In the West Yellow dock has a particular reputation for treating anemia. It is also a fact that the root is high in minerals, including iron. However, we must guard against making the statement that Yellow dock literally “nourishes the blood” in the traditional sense of tonifying metabolic functions. Nothing could be further from the truth. The fact is that Yellow dock is clearly a draining, detoxicant remedy for prime use in congestive, hot and damp heat conditions – the exact opposite of what’s required when treating blood deficiency, which is essentially a weak condition.”

Online, I find Richard Whelan’s site to be especially useful.

He has this to say on the mineral content of Yellow dock:

“Yellow dock is a mineral-rich herb; it soaks up trace minerals from the soil and transposes them into an organic form that can easily be absorbed and herbalists of old used to sprinkle iron filings on the soil on which they grew Yellow Dock to treat anaemia and blood deficiency (my comment – the amounts of iron or other minerals in Yellow Dock are likely to be very modest in the doses we typically use, however its broader tonic effects on the liver and gut in turn enable a better absorption of nutrients from the diet and it may be this that has seen it be able to help in cases of anaemia and depletion)”

From an alchemical perspective, there is a golden thread to follow where ever inorganic minerals, especially metals, are involved in biological processes. For a number of years, I’ve been contemplating the notion that microbes and minerals are key to the detoxification/purification actions needed to render the internal terrain hostile to parasites of all types and dimensions. It’s one of the reasons why we wild juice every day. A compromised and stressed immune system, that is constantly trying to attack heavy metals, pathogens and foreign biological material in the bloodstream, which it was never designed to deal with, needs help. My insight on the action of iron in Yellow dock is that it’s not a nutrient, but it works with hydrogen peroxide as a kind of Fenton reaction in the body to clean out wastes. The Fenton reaction is used to clean industrial waste water, but is said to be damaging in living systems. That is just another story based on misunderstanding of the role of hydrogen peroxide and has never been observed in a living creature.

Badger Medicine – the Keeper of Stories

To wrap up this post, I turned to another of my favourite reference books: The Earthwise Herbal, by Matthew Wood and this is what I found:

“The leaf of yellow dock is sour, like the leaves of its cousins sheep sorrel and garden sorrel. It is also somewhat astringent. In the root of the dock these tastes and properties are modified by the addition of bitters. Thus the plant is cooling (sour), binding or drying (astringent), cleansing, laxative and alterative (bitter). In terms of the doctrine of signatures, yellow dock is a yellow, man shaped root that helps downward movement in the digestive tract. This is a picture of a “badger medicine” in American Indian practice. My friend Kim Dudley, herbalist in Canberra, Australia, recognized the experience and commented from his experience, “Yellow dock is for excess badger energy.” That would be too much fire in the stomach and digestive tract, too much appetite and too much emotional energy.”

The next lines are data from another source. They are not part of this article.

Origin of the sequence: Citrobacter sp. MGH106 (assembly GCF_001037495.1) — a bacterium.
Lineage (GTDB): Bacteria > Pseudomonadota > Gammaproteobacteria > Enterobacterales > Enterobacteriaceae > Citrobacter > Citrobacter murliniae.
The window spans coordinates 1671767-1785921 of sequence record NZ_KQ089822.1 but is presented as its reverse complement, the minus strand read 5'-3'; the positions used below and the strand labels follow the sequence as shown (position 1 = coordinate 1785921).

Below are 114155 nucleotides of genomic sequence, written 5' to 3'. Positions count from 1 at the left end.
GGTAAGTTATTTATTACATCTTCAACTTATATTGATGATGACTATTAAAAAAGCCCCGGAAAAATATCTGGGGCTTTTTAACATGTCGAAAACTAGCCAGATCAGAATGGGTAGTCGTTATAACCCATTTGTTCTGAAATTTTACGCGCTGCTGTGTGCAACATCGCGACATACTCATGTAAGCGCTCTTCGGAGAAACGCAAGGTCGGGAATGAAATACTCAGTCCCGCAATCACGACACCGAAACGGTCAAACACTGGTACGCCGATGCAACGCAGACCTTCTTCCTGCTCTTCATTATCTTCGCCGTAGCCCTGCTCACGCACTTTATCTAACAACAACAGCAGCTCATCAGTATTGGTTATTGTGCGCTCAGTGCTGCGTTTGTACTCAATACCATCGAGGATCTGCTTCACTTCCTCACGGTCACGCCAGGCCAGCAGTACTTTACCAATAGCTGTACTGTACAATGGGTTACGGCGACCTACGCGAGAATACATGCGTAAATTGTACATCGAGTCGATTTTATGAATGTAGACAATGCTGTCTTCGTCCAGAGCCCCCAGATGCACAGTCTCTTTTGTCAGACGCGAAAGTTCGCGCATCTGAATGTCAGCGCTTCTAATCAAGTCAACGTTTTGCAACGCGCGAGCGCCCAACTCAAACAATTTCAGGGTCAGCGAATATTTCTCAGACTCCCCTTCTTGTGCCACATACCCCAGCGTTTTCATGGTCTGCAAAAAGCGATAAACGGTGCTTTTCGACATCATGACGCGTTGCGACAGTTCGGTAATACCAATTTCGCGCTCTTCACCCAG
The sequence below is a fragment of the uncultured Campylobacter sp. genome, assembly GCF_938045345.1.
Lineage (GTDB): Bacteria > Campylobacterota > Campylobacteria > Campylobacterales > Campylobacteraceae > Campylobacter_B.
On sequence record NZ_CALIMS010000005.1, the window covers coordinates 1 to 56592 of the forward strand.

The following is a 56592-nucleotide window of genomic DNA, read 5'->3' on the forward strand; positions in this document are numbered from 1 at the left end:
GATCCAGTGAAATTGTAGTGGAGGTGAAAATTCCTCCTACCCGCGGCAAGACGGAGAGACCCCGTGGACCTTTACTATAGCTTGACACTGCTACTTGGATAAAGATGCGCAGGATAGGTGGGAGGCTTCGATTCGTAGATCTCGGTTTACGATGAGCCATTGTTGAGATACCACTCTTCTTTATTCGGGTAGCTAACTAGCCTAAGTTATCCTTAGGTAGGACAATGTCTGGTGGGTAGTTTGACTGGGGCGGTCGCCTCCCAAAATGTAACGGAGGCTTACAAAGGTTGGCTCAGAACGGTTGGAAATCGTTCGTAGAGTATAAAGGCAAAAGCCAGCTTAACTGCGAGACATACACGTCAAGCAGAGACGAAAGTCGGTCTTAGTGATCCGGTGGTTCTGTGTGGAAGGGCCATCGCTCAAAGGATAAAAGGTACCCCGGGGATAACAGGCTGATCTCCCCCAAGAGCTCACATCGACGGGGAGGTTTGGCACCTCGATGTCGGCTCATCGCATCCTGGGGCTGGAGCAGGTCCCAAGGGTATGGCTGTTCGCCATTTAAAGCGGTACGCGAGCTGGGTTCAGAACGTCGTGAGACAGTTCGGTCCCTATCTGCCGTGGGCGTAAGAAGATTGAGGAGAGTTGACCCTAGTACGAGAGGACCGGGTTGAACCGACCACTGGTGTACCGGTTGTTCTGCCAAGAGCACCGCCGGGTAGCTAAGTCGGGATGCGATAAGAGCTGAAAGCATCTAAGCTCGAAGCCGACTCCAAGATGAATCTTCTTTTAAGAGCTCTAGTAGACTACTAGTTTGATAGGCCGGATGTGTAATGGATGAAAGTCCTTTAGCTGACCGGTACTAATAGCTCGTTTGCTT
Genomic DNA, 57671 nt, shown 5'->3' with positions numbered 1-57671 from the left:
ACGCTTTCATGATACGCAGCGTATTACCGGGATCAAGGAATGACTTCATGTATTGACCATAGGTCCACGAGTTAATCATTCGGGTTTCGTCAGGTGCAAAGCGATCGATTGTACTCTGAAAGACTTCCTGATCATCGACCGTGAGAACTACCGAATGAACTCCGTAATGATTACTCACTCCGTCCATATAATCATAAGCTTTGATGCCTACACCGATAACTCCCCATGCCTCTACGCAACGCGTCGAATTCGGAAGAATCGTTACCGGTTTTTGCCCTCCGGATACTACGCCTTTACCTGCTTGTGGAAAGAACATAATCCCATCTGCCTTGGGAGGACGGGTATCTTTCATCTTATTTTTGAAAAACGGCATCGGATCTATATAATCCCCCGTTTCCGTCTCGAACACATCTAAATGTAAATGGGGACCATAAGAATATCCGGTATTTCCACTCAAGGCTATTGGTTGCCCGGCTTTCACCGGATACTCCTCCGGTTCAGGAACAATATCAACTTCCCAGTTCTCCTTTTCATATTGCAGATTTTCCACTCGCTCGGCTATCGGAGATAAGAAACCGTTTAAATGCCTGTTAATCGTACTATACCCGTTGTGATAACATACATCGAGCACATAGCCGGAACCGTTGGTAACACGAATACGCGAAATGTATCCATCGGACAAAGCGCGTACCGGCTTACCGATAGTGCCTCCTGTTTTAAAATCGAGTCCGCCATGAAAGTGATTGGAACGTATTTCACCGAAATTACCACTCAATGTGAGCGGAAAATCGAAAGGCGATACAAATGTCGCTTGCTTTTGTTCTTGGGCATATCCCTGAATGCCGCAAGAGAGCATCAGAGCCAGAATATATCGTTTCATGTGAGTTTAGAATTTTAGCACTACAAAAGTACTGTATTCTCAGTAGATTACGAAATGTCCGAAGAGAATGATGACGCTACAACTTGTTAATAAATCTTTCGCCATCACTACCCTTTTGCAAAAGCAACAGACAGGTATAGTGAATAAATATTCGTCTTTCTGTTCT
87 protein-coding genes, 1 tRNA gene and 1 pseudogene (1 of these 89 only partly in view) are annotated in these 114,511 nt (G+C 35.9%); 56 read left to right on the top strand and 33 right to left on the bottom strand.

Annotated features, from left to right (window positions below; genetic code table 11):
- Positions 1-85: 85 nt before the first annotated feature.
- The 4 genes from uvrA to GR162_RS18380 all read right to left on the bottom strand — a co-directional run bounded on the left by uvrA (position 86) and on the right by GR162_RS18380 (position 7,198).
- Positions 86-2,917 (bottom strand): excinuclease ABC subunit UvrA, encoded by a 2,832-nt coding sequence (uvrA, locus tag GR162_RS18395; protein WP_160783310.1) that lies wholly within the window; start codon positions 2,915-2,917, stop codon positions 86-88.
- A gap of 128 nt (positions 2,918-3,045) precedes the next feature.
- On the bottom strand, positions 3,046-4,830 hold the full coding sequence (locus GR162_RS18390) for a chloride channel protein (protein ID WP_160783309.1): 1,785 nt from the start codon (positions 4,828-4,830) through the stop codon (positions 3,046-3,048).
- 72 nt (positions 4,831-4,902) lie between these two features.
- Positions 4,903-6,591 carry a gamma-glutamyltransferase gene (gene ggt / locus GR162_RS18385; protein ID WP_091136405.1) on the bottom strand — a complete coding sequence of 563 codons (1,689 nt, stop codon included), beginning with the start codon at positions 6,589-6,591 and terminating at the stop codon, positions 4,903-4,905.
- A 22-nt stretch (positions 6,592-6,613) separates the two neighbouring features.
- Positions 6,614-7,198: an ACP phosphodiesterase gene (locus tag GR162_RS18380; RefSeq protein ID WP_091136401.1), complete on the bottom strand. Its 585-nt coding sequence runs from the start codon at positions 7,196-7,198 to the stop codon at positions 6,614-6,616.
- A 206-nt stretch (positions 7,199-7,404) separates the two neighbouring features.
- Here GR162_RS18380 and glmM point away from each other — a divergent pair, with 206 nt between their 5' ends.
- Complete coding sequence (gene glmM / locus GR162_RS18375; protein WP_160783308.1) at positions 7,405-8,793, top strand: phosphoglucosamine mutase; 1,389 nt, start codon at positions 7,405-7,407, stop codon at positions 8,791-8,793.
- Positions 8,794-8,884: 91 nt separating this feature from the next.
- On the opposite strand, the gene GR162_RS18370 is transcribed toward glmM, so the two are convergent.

I could see Badger characteristics of aggression, persistence, quick to anger, a liking for solitude and willingness to fight for what you want in Freya, and also in myself. Badger is also said to be the keeper of the medicine roots and in some Native American myths is keeper of the stories.

In order to heal and regenerate, you need a story that is conducive to those aims. The mainstream narrative, regarding the inevitability of disease and degeneration that your body cannot repair, is a slow-acting poison on your unconscious mind, causing you to mistake signs of healing for symptoms of disease, so that you become an unwitting accomplice to your own demise. Yellow dock badger medicine goes right to the root of disease, freeing your mind from the false stories that inhibit your innate healing abilities as it detoxifies your body.

Freya has begun a new chapter in her story; for a long time she was ‘our problem child’ but now she is my teacher and some of her problems are beginning to ease (she has stopped digging in the garden too). I’ve also started a new chapter. I stopped doing therapy/healing work nearly five years ago, as there were other things I wanted to learn. Recently, I’ve been yearning to feel part of the community here, but it seemed like an impossible challenge as we don’t have cows or kids and barely speak the language. (The local dialects even vary from town to town.) Last week, I told Dean that I was thinking about returning to healing work, not working in a therapy rooms in town, but in a more organic way, somehow. The very next day I had three ‘clients’ here, one of whom is going to help me improve my Spanish, in return for me teaching her about the local healing plants.

Badger medicine digs deep and works fast!

Freya, the teacher, with Grand Master Shen